From quality control to processing by the producers themselves. The Challenge of “Harness Kawai” to Add Value to Soba

From quality control to processing by the producers themselves. The Challenge of “Harness Kawai” to Add Value to Soba

Amid increasingly severe conditions surrounding agriculture, such as low rice prices and labor shortages, Harness Kawai, an agricultural cooperative in Fukui City, Fukui Prefecture, was one of the first in Japan to establish a community farming system, which has dramatically improved rice productivity. In recent years, they have also been cultivating “native buckwheat” and vegetables, and their numerous efforts to add value to buckwheat in particular have been attracting attention.

Cooperative corporation to help local farmers survive

The Kawai district, located about 10 km north of central Fukui City, is a rural area bordering the Kuzuryu River, the largest river in Fukui Prefecture. The agricultural cooperative “Harness Kawai” is located there. 103 farmers in the area joined together in 1998 to form the production cooperative of the same name, which was incorporated in 2011. Currently, more than 150 farmers participate in the cooperative, which produces Koshihikari rice, Fukui Prefecture’s new Ichihomare brand rice, Gohyakumangoku sake rice, Rokujo barley, of which Fukui Prefecture is the largest producer in Japan, vegetables such as broccoli and lettuce, as well as summer soba, which is rare nationwide, and a native variety of soba that has become increasingly popular in recent years. The company also produces a variety of vegetables, such as broccoli and lettuce. The company also sells its original brand of sake and shochu, produced under contract to a sake brewery in Fukui City.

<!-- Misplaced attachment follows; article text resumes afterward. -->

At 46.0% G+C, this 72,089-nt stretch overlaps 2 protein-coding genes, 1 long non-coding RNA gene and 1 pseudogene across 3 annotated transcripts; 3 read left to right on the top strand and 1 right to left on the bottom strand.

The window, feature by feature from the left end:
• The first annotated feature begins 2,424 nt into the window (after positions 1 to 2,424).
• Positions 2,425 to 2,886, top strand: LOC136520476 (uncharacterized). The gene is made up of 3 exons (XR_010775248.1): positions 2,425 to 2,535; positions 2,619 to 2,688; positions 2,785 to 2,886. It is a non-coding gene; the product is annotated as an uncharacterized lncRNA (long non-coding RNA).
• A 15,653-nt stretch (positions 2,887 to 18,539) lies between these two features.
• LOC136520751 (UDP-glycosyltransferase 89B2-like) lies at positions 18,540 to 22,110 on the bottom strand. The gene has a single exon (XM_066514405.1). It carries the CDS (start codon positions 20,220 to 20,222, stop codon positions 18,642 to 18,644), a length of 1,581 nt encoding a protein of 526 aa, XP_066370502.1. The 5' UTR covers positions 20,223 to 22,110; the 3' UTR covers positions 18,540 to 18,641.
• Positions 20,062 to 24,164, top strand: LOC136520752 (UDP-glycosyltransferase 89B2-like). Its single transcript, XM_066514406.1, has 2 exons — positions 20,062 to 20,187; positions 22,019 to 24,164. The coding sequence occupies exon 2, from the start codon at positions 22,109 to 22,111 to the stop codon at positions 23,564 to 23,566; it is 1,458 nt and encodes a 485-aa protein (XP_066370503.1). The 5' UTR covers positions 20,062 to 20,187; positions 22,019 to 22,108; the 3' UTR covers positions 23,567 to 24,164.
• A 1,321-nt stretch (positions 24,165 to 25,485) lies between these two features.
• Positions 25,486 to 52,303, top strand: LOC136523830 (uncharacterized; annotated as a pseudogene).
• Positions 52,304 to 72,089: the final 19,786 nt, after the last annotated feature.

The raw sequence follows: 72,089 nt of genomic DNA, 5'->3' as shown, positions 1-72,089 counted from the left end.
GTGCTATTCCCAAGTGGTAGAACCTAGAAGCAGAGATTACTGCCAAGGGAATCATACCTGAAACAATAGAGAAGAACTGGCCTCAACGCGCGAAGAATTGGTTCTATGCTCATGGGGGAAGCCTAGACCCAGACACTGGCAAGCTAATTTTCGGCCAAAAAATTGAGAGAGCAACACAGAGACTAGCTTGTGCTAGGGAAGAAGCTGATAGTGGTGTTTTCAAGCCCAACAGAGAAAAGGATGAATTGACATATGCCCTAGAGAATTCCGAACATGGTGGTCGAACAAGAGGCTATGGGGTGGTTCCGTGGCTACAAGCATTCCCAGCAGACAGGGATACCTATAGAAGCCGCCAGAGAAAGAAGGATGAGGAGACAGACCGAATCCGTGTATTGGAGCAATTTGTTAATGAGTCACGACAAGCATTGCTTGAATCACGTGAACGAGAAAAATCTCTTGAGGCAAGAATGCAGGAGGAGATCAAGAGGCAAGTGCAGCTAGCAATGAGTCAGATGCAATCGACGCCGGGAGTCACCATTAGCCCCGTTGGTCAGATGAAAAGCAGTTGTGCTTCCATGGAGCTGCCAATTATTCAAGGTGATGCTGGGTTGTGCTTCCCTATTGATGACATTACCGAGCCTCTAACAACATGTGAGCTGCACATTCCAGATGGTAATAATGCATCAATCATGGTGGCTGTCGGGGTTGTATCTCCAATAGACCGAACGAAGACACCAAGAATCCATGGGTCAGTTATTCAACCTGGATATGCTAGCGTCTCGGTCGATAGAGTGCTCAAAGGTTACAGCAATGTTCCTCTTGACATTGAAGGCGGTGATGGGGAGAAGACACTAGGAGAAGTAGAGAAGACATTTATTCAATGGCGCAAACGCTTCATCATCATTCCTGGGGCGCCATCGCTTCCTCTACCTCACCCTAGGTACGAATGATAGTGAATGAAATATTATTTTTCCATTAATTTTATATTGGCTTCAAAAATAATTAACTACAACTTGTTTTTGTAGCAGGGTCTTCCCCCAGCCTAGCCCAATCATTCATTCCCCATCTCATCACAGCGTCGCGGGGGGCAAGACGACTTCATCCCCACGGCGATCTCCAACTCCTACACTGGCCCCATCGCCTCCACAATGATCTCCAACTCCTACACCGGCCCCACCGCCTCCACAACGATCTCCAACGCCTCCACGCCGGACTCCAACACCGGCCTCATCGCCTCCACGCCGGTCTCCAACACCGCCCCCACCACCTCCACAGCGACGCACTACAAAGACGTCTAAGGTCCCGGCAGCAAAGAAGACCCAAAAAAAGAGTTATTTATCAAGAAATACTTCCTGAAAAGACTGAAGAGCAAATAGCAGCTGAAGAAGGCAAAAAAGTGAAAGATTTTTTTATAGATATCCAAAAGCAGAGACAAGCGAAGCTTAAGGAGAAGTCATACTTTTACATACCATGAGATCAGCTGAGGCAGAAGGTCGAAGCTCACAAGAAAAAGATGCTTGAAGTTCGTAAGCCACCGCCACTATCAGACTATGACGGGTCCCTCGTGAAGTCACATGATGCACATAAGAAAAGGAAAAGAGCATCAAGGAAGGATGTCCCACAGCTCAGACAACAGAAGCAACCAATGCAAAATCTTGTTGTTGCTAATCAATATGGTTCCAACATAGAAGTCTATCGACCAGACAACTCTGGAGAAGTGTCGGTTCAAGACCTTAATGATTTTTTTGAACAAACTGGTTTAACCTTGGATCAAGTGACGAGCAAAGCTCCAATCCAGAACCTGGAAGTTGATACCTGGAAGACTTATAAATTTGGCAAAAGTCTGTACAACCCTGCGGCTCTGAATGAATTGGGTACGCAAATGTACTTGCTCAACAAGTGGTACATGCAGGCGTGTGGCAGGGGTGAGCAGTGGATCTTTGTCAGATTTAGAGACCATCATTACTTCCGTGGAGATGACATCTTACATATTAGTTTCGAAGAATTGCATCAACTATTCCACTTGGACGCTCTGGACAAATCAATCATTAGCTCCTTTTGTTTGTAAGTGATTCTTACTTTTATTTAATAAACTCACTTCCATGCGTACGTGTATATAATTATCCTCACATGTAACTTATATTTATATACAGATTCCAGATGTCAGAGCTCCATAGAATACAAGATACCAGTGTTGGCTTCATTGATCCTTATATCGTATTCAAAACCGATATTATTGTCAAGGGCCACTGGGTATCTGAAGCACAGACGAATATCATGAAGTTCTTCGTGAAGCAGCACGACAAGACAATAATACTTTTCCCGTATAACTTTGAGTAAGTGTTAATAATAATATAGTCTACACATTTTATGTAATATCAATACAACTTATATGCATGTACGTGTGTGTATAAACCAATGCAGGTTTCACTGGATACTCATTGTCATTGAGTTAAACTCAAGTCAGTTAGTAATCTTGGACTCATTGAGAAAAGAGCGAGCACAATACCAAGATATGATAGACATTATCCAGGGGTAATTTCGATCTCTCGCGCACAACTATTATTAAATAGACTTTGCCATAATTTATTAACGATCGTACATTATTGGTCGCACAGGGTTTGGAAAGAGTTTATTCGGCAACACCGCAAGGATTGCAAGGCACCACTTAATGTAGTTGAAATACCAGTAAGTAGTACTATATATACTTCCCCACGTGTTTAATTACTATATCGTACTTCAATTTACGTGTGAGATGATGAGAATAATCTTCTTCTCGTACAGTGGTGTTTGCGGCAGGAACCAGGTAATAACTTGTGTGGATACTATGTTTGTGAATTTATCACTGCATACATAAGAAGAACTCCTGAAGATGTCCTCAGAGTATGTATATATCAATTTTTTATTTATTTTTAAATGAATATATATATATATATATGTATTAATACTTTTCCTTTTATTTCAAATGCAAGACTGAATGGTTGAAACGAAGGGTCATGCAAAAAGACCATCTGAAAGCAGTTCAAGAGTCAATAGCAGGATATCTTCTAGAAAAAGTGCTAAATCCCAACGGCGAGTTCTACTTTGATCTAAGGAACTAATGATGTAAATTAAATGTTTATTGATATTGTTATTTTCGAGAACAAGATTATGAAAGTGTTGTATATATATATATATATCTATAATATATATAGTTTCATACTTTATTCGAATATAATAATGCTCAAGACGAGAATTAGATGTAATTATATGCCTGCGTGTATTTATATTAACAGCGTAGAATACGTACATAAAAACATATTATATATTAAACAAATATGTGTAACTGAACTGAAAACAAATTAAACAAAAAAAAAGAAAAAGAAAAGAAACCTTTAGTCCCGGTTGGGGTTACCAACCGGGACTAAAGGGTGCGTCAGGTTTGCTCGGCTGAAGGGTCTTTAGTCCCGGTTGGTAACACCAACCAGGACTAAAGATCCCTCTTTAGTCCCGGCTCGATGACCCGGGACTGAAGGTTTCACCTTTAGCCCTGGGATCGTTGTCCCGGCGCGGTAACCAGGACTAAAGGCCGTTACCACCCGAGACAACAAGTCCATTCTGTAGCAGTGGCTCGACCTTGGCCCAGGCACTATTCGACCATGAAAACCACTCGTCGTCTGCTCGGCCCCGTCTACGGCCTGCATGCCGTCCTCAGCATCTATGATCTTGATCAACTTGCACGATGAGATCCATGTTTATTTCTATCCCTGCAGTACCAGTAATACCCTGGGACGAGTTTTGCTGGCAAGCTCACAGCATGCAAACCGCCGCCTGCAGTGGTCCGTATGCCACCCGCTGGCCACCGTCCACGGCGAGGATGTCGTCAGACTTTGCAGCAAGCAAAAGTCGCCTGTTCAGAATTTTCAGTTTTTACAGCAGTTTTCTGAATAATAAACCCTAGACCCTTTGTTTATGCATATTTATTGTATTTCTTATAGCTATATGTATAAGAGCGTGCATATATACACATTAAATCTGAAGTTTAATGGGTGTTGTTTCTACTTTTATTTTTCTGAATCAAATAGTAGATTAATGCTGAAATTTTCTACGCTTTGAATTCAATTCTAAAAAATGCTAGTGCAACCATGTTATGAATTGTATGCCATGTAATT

Work on cultivation of native species

Fukui Prefecture is famous for Echizen oroshi soba (buckwheat noodles with grated radish), which is served with plenty of grated radish and soba-tsuyu (buckwheat sauce), and has attracted the attention of soba connoisseurs nationwide as a kingdom of native buckwheat varieties. Native buckwheat is a type of buckwheat that has been cultivated in a particular region for a long time without being improved. In Fukui Prefecture, there are a large number of native varieties remaining in each region, with 22 strains remaining at the Fukui Prefectural Food Processing Research Institute. The reason there are so many is that Fukui Prefecture has positioned native varieties as specialty products and has worked to brand them. Buckwheat is a polyploid plant, so it is easy for other varieties to get mixed in with buckwheat if they are grown nearby. Once intermingled, they lose their unique characteristics, and the unique native varieties that once existed throughout the country have gradually disappeared. At Harness Kawai, representative native varieties such as “Ono,” “Miyama,” “Maruoka,” and “Imajo” are grown. Compared to improved soba varieties, native varieties are smaller and less productive. However, in addition to having a richer flavor and higher aroma, their greatest appeal is their terroir, which is created by the soil, water quality, and cold temperature differences in a particular region.